From: Eirikur Hallgrimsson (firstname.lastname@example.org)
Date: Sun Aug 27 2000 - 22:36:00 PDT
Adam Beberg wrote:
> I hear that over and over from open source advocates. Only one problem.
> It doesn't work that way. If I want to copy something in a piece of
> software, I really don't need the source.
Hubris? Adam, I don't want to write a replacement for that cool Mac
project manager (InfoDepot)
whose startup evaporated. I don't want to write a replacement for the
godawful copyprotected music editing software (whose company has
abandoned it). Both of those left me with files that can't be read on
contemporary versions of the appropriate operating system. This is what
happens to you if you play with bleeding-edge software in the
I won't make that mistake again. I won't save any work into proprietary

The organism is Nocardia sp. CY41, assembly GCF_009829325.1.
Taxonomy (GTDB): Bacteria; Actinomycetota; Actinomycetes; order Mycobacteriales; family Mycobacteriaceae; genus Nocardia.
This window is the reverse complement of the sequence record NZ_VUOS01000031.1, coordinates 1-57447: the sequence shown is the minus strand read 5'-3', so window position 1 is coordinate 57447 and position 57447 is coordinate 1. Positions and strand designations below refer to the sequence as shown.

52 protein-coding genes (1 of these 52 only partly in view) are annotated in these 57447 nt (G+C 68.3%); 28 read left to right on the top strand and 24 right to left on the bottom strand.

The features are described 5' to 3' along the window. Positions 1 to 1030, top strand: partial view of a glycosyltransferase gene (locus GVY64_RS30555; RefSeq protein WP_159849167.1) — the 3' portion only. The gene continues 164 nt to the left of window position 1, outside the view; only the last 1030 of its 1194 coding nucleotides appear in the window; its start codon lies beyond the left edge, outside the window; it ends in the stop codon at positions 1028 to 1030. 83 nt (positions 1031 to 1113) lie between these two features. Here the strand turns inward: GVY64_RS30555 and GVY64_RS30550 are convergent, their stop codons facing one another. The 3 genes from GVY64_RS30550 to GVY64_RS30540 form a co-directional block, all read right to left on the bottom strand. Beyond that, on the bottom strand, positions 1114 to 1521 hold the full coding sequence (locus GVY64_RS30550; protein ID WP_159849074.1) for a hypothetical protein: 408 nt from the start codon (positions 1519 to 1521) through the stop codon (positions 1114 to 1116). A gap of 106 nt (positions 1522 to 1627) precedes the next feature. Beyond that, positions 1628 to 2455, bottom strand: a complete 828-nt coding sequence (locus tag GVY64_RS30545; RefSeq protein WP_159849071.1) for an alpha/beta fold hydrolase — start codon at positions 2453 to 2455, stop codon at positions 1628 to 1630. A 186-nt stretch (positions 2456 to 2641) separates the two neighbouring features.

formats, and I won't rely upon the operation of software for which I
only have binaries. It's just crazy.
And the continuing evolution of runtime environments (at ever-increasing
rates) means that eventually, AKA real soon, the only sane distribution
of software might just be source.
With all respect, I really don't think that you could clean-room rewrite
major applications, even granting you macho programmer status that I
don't claim. Yeah, you see a feature, I would expect that you could
copy it. A heuristic in a music or math processing package? I wonder.
For non-trivial software, I think you do need the source. And it needs
to be good source,
because uncommented,undocumented, unmaintainable source is not worth
I'm not really such a hard-liner, but I really have been burned by music
software (proprietary project formats) and clever new applications from
startups that fold. I'd rather use and fix the free software than spend
money on such albatrosses.
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